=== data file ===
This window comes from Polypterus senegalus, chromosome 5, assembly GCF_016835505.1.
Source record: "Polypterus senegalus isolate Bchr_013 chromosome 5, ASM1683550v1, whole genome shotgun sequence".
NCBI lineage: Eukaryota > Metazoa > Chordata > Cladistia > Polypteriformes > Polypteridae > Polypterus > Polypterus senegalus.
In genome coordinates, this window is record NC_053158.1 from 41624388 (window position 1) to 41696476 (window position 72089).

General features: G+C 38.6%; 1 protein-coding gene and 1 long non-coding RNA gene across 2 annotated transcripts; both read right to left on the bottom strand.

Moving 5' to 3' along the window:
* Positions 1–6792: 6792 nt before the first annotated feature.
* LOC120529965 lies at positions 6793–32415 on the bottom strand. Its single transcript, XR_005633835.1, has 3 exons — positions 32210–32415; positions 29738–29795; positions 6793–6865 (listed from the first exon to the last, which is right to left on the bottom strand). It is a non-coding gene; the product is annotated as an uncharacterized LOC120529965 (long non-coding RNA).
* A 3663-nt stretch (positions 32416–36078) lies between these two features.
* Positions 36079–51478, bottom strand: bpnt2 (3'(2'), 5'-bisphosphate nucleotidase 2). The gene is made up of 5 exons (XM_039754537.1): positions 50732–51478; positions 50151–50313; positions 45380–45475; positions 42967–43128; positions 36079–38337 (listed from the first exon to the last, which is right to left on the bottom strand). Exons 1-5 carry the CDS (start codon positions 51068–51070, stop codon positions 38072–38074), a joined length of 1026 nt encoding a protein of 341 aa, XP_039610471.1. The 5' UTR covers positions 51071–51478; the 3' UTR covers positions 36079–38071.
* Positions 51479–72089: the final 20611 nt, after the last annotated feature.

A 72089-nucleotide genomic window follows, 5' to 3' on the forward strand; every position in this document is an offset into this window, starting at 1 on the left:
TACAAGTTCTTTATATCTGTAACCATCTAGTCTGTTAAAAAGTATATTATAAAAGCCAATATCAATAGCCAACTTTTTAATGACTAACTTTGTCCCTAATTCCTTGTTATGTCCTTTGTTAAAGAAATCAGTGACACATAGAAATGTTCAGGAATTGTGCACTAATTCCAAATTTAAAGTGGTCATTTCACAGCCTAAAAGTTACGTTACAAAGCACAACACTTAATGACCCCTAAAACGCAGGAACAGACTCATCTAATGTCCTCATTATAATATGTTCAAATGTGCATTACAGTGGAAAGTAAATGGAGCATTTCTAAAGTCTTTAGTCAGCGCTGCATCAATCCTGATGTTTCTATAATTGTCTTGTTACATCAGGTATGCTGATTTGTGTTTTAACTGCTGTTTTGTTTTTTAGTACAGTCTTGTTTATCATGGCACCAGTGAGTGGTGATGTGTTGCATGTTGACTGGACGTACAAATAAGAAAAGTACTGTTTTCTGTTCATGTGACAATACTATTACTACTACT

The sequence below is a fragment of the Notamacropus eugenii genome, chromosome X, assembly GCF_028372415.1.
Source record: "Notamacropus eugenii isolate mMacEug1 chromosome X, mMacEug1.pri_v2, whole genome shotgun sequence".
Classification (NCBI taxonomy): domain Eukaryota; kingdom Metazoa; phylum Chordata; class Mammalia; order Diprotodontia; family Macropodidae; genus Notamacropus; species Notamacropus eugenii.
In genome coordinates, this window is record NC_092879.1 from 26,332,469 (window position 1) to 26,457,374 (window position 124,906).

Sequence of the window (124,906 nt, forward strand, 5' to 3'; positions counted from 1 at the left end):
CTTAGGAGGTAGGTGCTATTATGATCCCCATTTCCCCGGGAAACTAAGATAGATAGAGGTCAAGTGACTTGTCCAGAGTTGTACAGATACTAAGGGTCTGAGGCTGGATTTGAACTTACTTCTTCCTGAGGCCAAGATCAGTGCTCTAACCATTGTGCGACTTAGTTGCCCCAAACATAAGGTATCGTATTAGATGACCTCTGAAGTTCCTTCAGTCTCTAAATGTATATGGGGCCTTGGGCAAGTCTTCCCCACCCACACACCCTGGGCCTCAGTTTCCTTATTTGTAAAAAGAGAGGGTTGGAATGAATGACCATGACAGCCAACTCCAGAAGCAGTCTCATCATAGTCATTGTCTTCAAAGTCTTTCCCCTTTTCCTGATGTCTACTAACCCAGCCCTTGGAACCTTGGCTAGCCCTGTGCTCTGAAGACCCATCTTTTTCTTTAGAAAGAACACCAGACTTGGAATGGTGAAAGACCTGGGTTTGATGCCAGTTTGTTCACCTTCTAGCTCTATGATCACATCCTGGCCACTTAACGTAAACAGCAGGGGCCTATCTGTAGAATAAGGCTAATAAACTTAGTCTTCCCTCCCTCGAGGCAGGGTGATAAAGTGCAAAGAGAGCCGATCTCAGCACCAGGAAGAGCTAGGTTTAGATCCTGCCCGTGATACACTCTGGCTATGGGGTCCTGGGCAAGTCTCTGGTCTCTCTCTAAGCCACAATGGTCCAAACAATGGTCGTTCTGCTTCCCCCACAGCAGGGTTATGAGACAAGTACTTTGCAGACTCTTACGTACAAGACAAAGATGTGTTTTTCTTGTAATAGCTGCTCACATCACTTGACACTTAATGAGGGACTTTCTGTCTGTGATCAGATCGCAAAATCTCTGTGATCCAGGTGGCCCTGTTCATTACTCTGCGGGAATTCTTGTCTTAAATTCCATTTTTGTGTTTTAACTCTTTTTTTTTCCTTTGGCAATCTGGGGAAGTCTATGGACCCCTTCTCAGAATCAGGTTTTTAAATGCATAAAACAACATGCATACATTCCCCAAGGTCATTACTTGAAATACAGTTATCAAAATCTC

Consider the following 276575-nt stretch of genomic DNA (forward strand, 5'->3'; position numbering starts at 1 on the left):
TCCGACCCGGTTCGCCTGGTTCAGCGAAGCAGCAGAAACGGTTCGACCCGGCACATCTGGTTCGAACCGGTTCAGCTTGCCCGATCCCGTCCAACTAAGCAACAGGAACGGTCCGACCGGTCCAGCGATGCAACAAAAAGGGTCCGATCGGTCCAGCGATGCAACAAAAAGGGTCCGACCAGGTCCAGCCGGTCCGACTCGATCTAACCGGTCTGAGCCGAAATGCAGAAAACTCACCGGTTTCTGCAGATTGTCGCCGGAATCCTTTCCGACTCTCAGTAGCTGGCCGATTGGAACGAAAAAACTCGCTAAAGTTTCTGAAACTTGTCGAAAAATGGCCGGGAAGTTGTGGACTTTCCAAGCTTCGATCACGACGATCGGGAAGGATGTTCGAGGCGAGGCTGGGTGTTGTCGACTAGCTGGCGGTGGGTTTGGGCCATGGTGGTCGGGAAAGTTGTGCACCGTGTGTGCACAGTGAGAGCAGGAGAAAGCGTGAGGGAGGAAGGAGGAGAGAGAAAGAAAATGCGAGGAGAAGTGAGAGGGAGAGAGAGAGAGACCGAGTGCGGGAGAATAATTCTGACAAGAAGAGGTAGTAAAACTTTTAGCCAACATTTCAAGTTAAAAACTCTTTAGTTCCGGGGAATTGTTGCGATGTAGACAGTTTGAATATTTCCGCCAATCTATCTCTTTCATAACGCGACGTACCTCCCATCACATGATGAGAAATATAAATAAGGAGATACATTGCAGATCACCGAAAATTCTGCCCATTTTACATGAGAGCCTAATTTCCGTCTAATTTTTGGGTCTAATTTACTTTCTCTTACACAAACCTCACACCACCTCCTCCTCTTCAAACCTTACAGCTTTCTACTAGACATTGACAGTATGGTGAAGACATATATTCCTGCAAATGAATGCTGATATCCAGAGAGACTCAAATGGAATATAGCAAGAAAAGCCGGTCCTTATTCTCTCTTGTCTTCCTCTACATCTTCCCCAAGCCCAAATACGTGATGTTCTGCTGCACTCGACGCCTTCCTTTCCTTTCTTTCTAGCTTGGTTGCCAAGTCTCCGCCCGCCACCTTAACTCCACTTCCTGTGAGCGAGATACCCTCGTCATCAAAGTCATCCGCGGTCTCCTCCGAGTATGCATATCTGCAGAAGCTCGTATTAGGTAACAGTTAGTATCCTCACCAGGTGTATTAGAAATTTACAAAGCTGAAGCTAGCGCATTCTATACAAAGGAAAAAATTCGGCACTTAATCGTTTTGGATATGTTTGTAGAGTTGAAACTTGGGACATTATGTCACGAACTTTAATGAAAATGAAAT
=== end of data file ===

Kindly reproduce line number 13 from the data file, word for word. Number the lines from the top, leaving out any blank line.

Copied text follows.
TACAAGTTCTTTATATCTGTAACCATCTAGTCTGTTAAAAAGTATATTATAAAAGCCAATATCAATAGCCAACTTTTTAATGACTAACTTTGTCCCTAATTCCTTGTTATGTCCTTTGTTAAAGAAATCAGTGACACATAGAAATGTTCAGGAATTGTGCACTAATTCCAAATTTAAAGTGGTCATTTCACAGCCTAAAAGTTACGTTACAAAGCACAACACTTAATGACCCCTAAAACGCAGGAACAGACTCATCTAATGTCCTCATTATAATATGTTCAAATGTGCATTACAGTGGAAAGTAAATGGAGCATTTCTAAAGTCTTTAGTCAGCGCTGCATCAATCCTGATGTTTCTATAATTGTCTTGTTACATCAGGTATGCTGATTTGTGTTTTAACTGCTGTTTTGTTTTTTAGTACAGTCTTGTTTATCATGGCACCAGTGAGTGGTGATGTGTTGCATGTTGACTGGACGTACAAATAAGAAAAGTACTGTTTTCTGTTCATGTGACAATACTATTACTACTACT